SXSW Review: Bernie
Why isn't Bernie my favorite or runner-up? As good as the film is, Slacker and Dazed and Confused have earned their rightful places at the top of my list of Favorite Linklater Films and probably will stay there forever. Pap Smear Pusher and David Wooderson deserve nothing less.
Bernie, however, is arguably the best Linklater film in a decade, an uproariously funny and engaging movie based on one of those only-in-Texas stories that would be the stuff of great fiction if it weren't astoundingly and painfully true.
Based on a Texas Monthly article by Skip Hollandsworth, who co-wrote the screenplay with Linklater, Bernie is the story of Bernie Tiede (Jack Black), a Carthage, Texas mortician who in 1990 befriended elderly widow Marjorie Nugent (Shirley MacLaine) after her husband's funeral. Tiede became Nugent's business manager and constant companion, tending to her needs and traveling the world with her for several years. Their relationship became the talk of their small East Texas town, the subject of much speculation and gossip about why the well liked thirtysomething Tiede took such an interest in the crotchety septuagenarian Nugent, who vied for the title of the town's most hated person. The most common theory had to do with Nugent's multimillion-dollar fortune, which she left to Tiede in her will.
I'm not really spoiling anything by explaining what happened next and why Tiede's story is so notorious (it's in the trailer, after all): Nugent was murdered in 1996 -- her body was discovered nine months later in a freezer in her garage -- and Tiede was the prime suspect. But I won't say more; the curious can consult Wikipedia or Hollandsworth's excellent article, "Midnight in the Garden of East Texas."
Bernie is a thoroughly entertaining take on this tale, a rollicking, colorful story that's less about its titular character than about Carthage, a town quintessentially East Texan in every way. The film tells its story via hilarious interviews with the townspeople (they're actors, but in Linklater fashion, you'd never know it). Most of the townsfolk speak of Tiede in glowing terms, refusing to believe he could murder anyone and generally agreeing that the crabby old lady deserved what she got. "There are people in town, honey, that would have shot her for five dollars," says one of Tiede's many unwavering supporters.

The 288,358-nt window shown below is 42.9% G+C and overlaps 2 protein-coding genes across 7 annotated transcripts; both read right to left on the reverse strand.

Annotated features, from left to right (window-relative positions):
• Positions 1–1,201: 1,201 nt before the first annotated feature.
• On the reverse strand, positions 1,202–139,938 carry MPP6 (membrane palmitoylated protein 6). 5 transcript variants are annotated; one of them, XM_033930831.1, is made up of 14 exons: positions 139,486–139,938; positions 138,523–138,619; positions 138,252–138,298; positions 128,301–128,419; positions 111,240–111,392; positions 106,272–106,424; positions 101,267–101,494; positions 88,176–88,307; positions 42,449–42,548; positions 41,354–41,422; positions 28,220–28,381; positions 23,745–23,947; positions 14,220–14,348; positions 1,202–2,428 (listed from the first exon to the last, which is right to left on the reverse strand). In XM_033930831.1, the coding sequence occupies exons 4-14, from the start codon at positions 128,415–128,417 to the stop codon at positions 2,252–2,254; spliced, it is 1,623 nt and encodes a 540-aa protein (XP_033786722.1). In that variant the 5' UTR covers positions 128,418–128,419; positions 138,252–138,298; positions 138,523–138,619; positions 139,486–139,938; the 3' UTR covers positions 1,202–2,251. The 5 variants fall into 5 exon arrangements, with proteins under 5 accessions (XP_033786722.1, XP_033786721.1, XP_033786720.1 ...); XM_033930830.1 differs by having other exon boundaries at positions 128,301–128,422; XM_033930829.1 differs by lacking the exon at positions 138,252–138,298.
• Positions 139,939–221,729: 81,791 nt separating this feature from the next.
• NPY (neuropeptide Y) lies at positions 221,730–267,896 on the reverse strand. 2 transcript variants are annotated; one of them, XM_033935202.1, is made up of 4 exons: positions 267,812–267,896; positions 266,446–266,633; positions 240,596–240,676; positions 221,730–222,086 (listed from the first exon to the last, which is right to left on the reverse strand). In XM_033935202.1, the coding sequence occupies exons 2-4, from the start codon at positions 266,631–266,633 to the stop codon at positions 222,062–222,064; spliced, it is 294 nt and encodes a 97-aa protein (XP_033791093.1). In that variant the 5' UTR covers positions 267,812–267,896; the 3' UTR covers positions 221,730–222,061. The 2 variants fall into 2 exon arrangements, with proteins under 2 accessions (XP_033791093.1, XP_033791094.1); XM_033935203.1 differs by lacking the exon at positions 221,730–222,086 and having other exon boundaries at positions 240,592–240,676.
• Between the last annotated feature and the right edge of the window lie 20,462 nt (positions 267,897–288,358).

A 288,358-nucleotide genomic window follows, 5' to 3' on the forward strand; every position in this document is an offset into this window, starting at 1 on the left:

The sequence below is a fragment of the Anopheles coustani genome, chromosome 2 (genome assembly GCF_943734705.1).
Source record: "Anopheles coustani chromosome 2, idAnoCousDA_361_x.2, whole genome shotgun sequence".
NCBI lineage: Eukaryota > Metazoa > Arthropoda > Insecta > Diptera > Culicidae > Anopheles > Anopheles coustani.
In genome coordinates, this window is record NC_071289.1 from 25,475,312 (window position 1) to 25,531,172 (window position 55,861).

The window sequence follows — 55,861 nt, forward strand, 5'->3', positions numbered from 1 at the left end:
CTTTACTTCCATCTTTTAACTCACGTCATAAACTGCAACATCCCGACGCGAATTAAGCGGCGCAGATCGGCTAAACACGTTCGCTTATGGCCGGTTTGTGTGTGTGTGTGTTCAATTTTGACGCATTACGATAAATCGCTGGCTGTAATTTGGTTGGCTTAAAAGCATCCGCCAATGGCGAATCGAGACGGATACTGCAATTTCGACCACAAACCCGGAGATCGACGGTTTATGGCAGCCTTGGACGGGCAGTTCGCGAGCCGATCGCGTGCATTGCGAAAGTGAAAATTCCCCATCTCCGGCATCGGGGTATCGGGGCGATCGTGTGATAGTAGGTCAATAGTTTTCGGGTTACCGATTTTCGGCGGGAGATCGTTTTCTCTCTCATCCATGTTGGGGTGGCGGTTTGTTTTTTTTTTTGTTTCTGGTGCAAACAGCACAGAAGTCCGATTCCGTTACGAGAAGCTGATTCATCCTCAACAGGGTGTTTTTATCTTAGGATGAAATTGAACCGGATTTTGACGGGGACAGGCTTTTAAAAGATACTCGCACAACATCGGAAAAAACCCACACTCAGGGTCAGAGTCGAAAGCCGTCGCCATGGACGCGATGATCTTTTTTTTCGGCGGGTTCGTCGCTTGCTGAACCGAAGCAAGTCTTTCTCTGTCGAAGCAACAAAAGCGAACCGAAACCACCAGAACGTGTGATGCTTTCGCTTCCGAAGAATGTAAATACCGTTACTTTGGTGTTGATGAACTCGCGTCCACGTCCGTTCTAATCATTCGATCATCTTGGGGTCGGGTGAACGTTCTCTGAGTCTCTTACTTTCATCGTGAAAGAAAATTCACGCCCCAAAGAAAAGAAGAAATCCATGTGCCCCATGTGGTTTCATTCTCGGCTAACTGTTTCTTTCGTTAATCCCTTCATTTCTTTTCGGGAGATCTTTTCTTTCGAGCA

A former Huntsville resident, Linklater nails the East Texas milieu, capturing the area's genteel Old South-meets-Texas swagger vibe and emphasizing the role of abiding faith (religious and otherwise) in East Texas life. Tiede's arrest tests that faith, but meets its match; many denizens of Carthage know what they know about Tiede and therefore simply do not believe he's a murderer, despite solid evidence that he is. The story is an obvious metaphor for small-town, deeply religious notions of good (unquestioning faith) vs. evil (those who seek to destroy faith with unpleasant truths no one wants to accept). Bernie is about much more than a man on trial; it's about faith on trial.
Driving Bernie is its superb script, a festival of one-liners, absurdities and spot-on character studies. The characters are characters in every sense, from Tiede's smooth salesmanship and theatricality (when not catering to Nugent's every whim, he's directing elaborate musicals) to the tough-on-crime pandering of District Attorney Danny "Buck" Davidson (Matthew McConaughey) to the thick drawls of Carthage's good ol' boys and polyester-clad matrons.
I'm not always a fan of Black's work; often as not, he plays Jack Black. (The culprit may be the weak material he's given in many films. With no well defined character to play, Black defaults to playing himself.) But Black is terrific as Tiede, imbuing the oversized undertaker with an outsized personality, unfailing gentleness and a generous spirit, making it easy to see why so many people adored him. He also has subtly effeminate mannerisms; Tiede was widely thought to be gay, but was so well liked that his often narrow-minded friends and colleagues politely minded their own business regarding his sexuality. Fortunately, Black dials back his often manic screen presence and plays the multifaceted Tiede with unexpected nuance.
MacLaine is slightly more over-the-top as the ranting, demanding Nugent. She takes some histrionic moments a bit too far, but she's quite effective in making us so dislike Nugent that we don't quite mourn her violent demise. (If Nugent were a sympathetic character, Bernie would have been an entirely different movie.) And McConaughey has his funniest and best role in years as the cocky, media-baiting Davidson, a man of the law who also understands the art of political theater. Tiede isn't the only one who knows how to put on a show.
Bernie also overflows with great performances in minor roles. The late Rick Dial is particularly funny as funeral director Don Leggett, as is Austin legend Sonny Carl Davis as Carthage wag Lonnie. There also are fun Austiny cameos by KLBJ-FM morning show host Dale Dudley, KVUE-TV anchor Quita Culpepper, and others. The ubiquitous David Blackwell also makes an appearance, as he should in all Austin-related films.
The funniest comedy I've seen in ages, Bernie is a wonderfully entertaining movie, an astute study of Texas culture and a fine addition to Linklater's growing body of great films.
Austin/Texas connections: Bernie was filmed in Austin, Bastrop, Carthage, Georgetown and Smithville with a local cast in some minor roles and local crews. Linklater helped establish the Austin film industry and has been a major player in the local film scene since the 1980s.